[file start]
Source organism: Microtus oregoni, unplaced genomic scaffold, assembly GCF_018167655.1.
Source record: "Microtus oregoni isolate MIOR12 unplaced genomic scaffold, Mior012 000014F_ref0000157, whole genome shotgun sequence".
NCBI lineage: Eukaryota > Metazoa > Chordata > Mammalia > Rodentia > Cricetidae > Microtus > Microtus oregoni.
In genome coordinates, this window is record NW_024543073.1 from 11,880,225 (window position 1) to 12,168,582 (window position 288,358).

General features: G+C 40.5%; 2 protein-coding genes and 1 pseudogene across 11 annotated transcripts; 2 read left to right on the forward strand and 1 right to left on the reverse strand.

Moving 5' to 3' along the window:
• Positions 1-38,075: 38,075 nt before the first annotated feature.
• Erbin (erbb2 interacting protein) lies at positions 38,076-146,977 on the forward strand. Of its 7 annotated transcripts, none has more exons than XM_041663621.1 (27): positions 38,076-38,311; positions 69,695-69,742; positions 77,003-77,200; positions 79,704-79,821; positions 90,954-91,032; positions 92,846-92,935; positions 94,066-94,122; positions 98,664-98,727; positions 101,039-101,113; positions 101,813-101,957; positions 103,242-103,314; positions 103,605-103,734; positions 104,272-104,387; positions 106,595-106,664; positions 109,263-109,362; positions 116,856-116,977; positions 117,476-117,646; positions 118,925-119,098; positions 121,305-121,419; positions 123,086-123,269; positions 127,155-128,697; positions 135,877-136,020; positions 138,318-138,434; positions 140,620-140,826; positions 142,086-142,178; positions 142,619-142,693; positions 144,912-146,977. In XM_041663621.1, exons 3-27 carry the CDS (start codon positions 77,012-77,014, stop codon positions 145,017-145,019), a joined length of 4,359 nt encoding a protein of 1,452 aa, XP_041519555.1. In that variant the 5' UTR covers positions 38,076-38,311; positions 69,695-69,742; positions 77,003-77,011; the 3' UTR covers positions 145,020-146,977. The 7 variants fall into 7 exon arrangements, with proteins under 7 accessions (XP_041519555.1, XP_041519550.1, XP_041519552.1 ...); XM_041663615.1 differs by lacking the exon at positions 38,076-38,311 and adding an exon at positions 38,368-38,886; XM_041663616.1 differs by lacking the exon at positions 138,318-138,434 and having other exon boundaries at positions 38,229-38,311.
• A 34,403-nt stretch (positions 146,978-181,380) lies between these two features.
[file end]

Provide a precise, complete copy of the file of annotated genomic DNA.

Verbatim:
Source organism: Microtus oregoni, unplaced genomic scaffold, assembly GCF_018167655.1.
Source record: "Microtus oregoni isolate MIOR12 unplaced genomic scaffold, Mior012 000014F_ref0000157, whole genome shotgun sequence".
NCBI lineage: Eukaryota > Metazoa > Chordata > Mammalia > Rodentia > Cricetidae > Microtus > Microtus oregoni.
In genome coordinates, this window is record NW_024543073.1 from 11,880,225 (window position 1) to 12,168,582 (window position 288,358).

General features: G+C 40.5%; 2 protein-coding genes and 1 pseudogene across 11 annotated transcripts; 2 read left to right on the forward strand and 1 right to left on the reverse strand.

Moving 5' to 3' along the window:
• Positions 1-38,075: 38,075 nt before the first annotated feature.
• Erbin (erbb2 interacting protein) lies at positions 38,076-146,977 on the forward strand. Of its 7 annotated transcripts, none has more exons than XM_041663621.1 (27): positions 38,076-38,311; positions 69,695-69,742; positions 77,003-77,200; positions 79,704-79,821; positions 90,954-91,032; positions 92,846-92,935; positions 94,066-94,122; positions 98,664-98,727; positions 101,039-101,113; positions 101,813-101,957; positions 103,242-103,314; positions 103,605-103,734; positions 104,272-104,387; positions 106,595-106,664; positions 109,263-109,362; positions 116,856-116,977; positions 117,476-117,646; positions 118,925-119,098; positions 121,305-121,419; positions 123,086-123,269; positions 127,155-128,697; positions 135,877-136,020; positions 138,318-138,434; positions 140,620-140,826; positions 142,086-142,178; positions 142,619-142,693; positions 144,912-146,977. In XM_041663621.1, exons 3-27 carry the CDS (start codon positions 77,012-77,014, stop codon positions 145,017-145,019), a joined length of 4,359 nt encoding a protein of 1,452 aa, XP_041519555.1. In that variant the 5' UTR covers positions 38,076-38,311; positions 69,695-69,742; positions 77,003-77,011; the 3' UTR covers positions 145,020-146,977. The 7 variants fall into 7 exon arrangements, with proteins under 7 accessions (XP_041519555.1, XP_041519550.1, XP_041519552.1 ...); XM_041663615.1 differs by lacking the exon at positions 38,076-38,311 and adding an exon at positions 38,368-38,886; XM_041663616.1 differs by lacking the exon at positions 138,318-138,434 and having other exon boundaries at positions 38,229-38,311.
• A 34,403-nt stretch (positions 146,978-181,380) lies between these two features.